Secondly, even if your bathroom habits appear to be good, you may still have gut dysbiosis (imbalance of gut bacteria) that is contributing to mental health problems. Dysbiosis may lead to many non-digestive health conditions, including depression, anxiety, ADHD, poor immune system function, skin problems (psoriasis, eczema, acne), hormone imbalance, and others. (See my blog article "What is My Microbiome and Why Should I Care?")

Tips to Balance Your Mental Health

  • Eat a Mediterranean-style diet that is rich in:

  • Vegetables

  • Fruit

  • Whole grains (gluten-free if you're sensitive)

  • Legumes

  • Nuts

  • Fish (wild, not farmed) and white meat poultry (organic if possible)

  • Olive oil

  • Moderate amounts of fermented dairy foods (yogurt, cheese) (dairy-free if you're sensitive)

  • Limit or avoid red meat

  • Include gut-friendly probiotics (healthy bacteria) and prebiotics (food to help gut microbes flourish):

  • yogurt or kefir

  • fermented foods (e.g., kimchi, sauerkraut, and miso)

  • fruits and vegetables (e.g., berries, oranges, broccoli, carrots, and zucchini)

  • nuts and seeds (e.g., walnuts, cashews, and chia seeds)

  • whole grains (e.g., oats, quinoa, etc.)

  • If you exclude certain food groups, take a high quality multivitamin/multimineral to prevent nutrient deficiency

  • If you don't eat fish at least twice weekly, take a high quality omega-3 fatty acid supplement

  • Drink at least 8-10 cups of water daily

  • Incorporate stress management techniques into your daily routine

  • Be physically active on most days of the week (walk, jog, bike ride, yoga, lift weights, etc.)

  • Get outdoors daily

The Bottom Line

If you think you have symptoms of depression or anxiety, talk to your physician for proper diagnosis and treatment. In addition to seeking proper healthcare advice, consider choosing healthier foods as described above to promote better mood balance and overall health. Following a Mediterranean-style diet as well as incorporating foods that support gut health may not only reduce symptoms of depression and anxiety, but may also help prevent these mental health disorders from occurring.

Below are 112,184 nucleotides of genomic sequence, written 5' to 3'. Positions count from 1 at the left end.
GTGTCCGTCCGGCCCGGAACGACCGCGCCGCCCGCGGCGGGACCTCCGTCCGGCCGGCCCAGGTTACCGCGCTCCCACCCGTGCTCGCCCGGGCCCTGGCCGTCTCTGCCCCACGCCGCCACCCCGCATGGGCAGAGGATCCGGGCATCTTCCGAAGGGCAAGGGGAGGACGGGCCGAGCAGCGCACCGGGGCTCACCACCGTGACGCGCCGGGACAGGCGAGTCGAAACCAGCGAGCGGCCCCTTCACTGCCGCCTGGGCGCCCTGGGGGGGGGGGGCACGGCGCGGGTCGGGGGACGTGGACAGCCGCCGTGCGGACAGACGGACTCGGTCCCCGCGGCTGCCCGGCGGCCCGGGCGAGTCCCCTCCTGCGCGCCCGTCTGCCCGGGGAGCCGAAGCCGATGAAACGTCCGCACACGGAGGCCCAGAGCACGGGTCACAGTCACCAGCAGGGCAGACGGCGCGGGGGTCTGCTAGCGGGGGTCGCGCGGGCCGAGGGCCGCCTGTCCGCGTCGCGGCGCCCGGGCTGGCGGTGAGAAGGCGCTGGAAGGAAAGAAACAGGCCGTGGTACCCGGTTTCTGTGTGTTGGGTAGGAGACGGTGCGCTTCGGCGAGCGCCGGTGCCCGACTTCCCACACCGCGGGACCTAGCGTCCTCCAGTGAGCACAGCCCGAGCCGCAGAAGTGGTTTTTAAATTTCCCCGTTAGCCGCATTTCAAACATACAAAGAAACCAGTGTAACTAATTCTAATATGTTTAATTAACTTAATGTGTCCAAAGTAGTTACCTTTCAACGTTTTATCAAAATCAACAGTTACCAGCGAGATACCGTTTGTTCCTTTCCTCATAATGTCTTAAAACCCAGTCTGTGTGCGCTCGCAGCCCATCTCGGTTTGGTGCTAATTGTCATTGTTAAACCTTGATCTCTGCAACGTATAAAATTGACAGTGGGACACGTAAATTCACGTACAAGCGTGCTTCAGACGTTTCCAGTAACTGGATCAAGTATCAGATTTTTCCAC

If you need help with incorporating diet and lifestyle strategies to support mood balance, consult a Registered Dietitian Nutritionist who is familiar with this area of research. You may also book an Introductory Call with Kirkman Nutrition to see if my program/services can help you.


Kris-Etherton, Penny M et al. “Nutrition and behavioral health disorders: depression and anxiety.” Nutrition reviews vol. 79,3 (2021): 247-260. doi:10.1093/nutrit/nuaa025

Ventriglio, Antonio et al. “Mediterranean Diet and its Benefits on Health and Mental Health: A Literature Review.” Clinical practice and epidemiology in mental health : CP & EMH vol. 16,Suppl-1 156-164. 30 Jul. 2020, doi:10.2174/1745017902016010156

Parletta, Natalie et al. “A Mediterranean-style dietary intervention supplemented with fish oil improves diet quality and mental health in people with depression: A randomized controlled trial (HELFIMED).” Nutritional neuroscience vol. 22,7 (2019): 474-487. doi:10.1080/1028415X.2017.1411320

Jacka, Felice N et al. “A randomised controlled trial of dietary improvement for adults with major depression (the 'SMILES' trial).” BMC medicine vol. 15,1 23. 30 Jan. 2017, doi:10.1186/s12916-017-0791-y

Sadeghi, Omid et al. “Adherence to Mediterranean dietary pattern is inversely associated with depression, anxiety and psychological distress.” Nutritional neuroscience vol. 24,4 (2021): 248-259. doi:10.1080/1028415X.2019.1620425

Clapp, Megan et al. “Gut microbiota's effect on mental health: The gut-brain axis.” Clinics and practice vol. 7,4 987. 15 Sep. 2017, doi:10.4081/cp.2017.987

Malan-Muller, Stefanie et al. “The Gut Microbiome and Mental Health: Implications for Anxiety- and Trauma-Related Disorders.” Omics : a journal of integrative biology vol. 22,2 (2018): 90-107. doi:10.1089/omi.2017.0077

Checa-Ros, Ana et al. “Current Evidence on the Role of the Gut Microbiome in ADHD Pathophysiology and Therapeutic Implications.” Nutrients vol. 13,1 249. 16 Jan. 2021, doi:10.3390/nu13010249